Los Angeles cycling advocates, initially discouraged by what they saw as a business-as-usual approach in the plan’s early stages, praised the county on Tuesday for making a sharp U-turn toward innovation at the end of the process.
County staffers have “risen to the challenge to make this a really visionary plan,” said Alexis Lantz, planning and policy director for the Los Angeles County Bicycle Coalition.
Another activist, USC cycling team coach Eric Bruins, said the plan could be “a model for the rest of the country.” The Board of Supervisors, acting on a motion by Yaroslavsky, directed county bicycle planners in November to come up with a revised master plan that included forward-looking features such as painted bike lanes and “cycle tracks,” in which a barrier separates bike lanes from car traffic.
On Tuesday, there was more fine-tuning to do. A motion by Yaroslavsky and Supervisor Don Knabe changed the wording of the plan to mandate that one kind of innovative treatment—the “bicycle boulevard,” usually designated on a less-busy local or residential street—include traffic-slowing measures as a matter of course.
The plan calls for creating 22.8 miles of such bike boulevards. Traffic-calming measures, such as speed bumps, have been promoted by cycling advocates, who say they are essential to making riders of all ages and abilities, especially families and children, feel safe and comfortable taking to the boulevards. Specific designs for the boulevards will be developed as the plan rolls out, with individual neighborhoods providing input on how the routes will work in their areas.
In addition to bike boulevards, the new plan features almost 274 miles of bike lanes and nearly 72 miles of dedicated bike paths.
Most of the network, however, is devoted to some 463 miles’ worth of “Class III” bike routes—the lowest class of bikeway, with signage but no dedicated space for cyclists.
Some of those Class III routes could be upgraded to full-fledged bike lanes under the Yaroslavsky-Knabe motion, which allows engineers to make the change with a minimum of red tape in suitable locations.
Another motion, by Supervisor Mark Ridley-Thomas, directed county officials to come up with ways to incorporate bike parking at county facilities wherever possible. It also asked for a report on the 10 unincorporated areas with the highest obesity rates, and for implementation and funding plans to get bikeways going in those and other areas. And it directed that a recommended bike route along the Sepulveda Channel in Mar Vista be deleted from the plan. Some in the neighborhood have expressed concerns about the bikeway’s potential for bringing crime into their area.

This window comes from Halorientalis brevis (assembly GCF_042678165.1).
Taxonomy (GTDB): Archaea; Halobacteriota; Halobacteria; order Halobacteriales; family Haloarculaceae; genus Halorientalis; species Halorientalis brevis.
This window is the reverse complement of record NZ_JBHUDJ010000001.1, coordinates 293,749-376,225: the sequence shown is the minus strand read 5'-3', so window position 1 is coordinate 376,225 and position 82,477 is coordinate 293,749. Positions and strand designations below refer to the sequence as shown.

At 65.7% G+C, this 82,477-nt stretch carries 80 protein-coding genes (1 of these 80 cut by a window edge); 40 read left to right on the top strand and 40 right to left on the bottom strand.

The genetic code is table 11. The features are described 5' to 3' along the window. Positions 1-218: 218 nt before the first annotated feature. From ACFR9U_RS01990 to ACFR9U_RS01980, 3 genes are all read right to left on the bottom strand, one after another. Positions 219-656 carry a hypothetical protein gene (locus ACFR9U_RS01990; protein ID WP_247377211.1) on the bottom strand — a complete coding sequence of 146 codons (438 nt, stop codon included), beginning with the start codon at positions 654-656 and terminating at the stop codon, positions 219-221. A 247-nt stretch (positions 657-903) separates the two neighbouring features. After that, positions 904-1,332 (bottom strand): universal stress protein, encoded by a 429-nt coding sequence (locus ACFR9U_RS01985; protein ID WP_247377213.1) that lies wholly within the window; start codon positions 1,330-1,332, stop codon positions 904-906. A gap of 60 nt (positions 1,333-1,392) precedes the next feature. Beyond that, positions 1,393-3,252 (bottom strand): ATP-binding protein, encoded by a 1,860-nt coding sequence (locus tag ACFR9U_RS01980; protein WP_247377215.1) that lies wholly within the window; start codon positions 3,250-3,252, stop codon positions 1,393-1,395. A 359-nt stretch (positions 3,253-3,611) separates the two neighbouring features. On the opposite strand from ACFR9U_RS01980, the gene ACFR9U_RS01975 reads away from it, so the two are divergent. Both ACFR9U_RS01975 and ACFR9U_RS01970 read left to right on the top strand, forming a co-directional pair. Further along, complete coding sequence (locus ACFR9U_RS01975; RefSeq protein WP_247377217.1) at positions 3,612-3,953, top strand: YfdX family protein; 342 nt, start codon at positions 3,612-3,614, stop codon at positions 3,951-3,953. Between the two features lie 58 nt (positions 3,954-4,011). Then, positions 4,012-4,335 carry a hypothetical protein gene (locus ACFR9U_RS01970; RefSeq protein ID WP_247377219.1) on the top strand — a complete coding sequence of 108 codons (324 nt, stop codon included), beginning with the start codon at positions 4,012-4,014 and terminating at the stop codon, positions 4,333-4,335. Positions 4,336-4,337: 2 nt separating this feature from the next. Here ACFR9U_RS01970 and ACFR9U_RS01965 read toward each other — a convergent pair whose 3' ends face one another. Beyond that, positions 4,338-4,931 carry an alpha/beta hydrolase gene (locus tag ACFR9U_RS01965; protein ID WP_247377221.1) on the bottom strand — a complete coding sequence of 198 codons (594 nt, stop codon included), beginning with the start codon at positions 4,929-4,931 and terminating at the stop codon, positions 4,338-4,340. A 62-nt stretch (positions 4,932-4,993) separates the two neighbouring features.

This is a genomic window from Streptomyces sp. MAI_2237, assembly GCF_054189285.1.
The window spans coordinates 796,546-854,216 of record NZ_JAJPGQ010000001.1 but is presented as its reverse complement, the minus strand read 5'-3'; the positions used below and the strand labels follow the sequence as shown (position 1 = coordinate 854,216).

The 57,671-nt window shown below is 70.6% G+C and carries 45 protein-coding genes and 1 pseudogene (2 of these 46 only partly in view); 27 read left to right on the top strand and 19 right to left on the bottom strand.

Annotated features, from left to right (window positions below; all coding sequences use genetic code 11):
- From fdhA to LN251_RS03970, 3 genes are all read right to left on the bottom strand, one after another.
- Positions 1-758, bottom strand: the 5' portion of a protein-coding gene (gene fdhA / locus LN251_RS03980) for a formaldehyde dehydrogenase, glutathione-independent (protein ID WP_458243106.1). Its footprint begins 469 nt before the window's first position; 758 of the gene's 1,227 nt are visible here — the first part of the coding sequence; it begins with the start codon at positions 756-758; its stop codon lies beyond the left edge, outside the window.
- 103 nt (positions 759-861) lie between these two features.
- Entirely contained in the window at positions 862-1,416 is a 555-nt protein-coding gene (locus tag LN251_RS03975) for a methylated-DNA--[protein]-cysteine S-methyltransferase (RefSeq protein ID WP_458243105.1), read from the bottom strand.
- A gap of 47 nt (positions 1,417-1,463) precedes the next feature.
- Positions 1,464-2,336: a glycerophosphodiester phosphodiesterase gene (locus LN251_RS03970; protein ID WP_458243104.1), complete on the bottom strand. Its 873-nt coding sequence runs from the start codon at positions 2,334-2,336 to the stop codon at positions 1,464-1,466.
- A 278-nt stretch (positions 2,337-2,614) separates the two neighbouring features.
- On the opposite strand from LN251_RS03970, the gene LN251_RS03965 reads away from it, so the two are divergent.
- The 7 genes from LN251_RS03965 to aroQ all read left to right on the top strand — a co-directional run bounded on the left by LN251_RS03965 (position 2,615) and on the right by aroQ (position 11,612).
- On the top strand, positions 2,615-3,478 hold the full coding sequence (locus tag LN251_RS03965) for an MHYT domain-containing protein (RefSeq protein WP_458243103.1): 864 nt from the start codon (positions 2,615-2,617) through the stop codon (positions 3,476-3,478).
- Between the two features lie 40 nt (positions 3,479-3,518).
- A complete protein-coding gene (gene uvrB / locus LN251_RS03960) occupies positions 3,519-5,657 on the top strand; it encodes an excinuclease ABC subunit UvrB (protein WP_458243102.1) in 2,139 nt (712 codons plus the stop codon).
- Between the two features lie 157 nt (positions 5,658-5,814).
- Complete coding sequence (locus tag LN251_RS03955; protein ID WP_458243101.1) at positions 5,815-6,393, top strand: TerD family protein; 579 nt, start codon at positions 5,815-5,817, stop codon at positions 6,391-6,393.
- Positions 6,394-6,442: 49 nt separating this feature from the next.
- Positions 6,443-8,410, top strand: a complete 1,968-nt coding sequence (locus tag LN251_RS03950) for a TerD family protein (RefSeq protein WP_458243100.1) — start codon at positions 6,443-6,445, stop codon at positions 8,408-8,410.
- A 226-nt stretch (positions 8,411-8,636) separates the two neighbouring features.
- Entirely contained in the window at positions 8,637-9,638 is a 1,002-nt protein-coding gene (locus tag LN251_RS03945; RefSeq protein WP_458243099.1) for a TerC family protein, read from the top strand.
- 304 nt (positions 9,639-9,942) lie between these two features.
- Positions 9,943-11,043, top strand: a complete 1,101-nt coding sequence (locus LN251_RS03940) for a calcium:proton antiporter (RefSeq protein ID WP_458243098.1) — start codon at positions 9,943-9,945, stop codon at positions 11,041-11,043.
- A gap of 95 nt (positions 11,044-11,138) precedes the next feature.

Antonovich, who abstained from the vote, asked a series of questions about how the bikeways would be funded and said he was concerned about using county road construction funds or Measure R revenue to create the network.
Pat DeChellis, deputy director of Public Works, said road construction funds by law may only be used for small “incidental expenses” such as signs or painting new bike lanes when a road project is being built or repaired. “The vast majority of the expenses, the 300-plus millions of dollars, are going to come from federal, state and regional grant sources,” DeChellis said, with the county providing varying levels of matching funds.
In the bigger scheme of things, the funding required to build the bike network is reasonable, said Lantz, of the bicycle coalition. “This plan is $331 million to complete the entire thing. That’s only a third of the 405 widening project,” she said. “So while it sounds like a lot of money, it’s a lot less than what we’re spending right now to expand our highway system.”
February 7, 2012
Andrea Denike Martinez still remembers the day she got back in the saddle.
It was Earth Day—April 22, 2010. For the first time since a bad bicycle accident fractured her skull and landed her in intensive care several years earlier, Martinez was ready to once again brave L.A.’s streets on two wheels.
Heading out from her Echo Park home, she was pumped up with environmental commitment—and “so nervous,” she recalled.
But moral support was also on the road that day. “I met another girl on a bike going that very same route.” She was a total stranger, but Katherine Gladwin was going in the same direction so they rode together to their jobs near Wilshire and Western.
They not only became fast friends, but started a small women’s cycling crew they dubbed the Bodacious Bike Babes. Since that first commute, they’ve organized and publicized group rides, volunteered at events like CicLAvia, and generally tried to encourage other women to take the plunge into an L.A. cycling world that remains overwhelmingly dominated by men.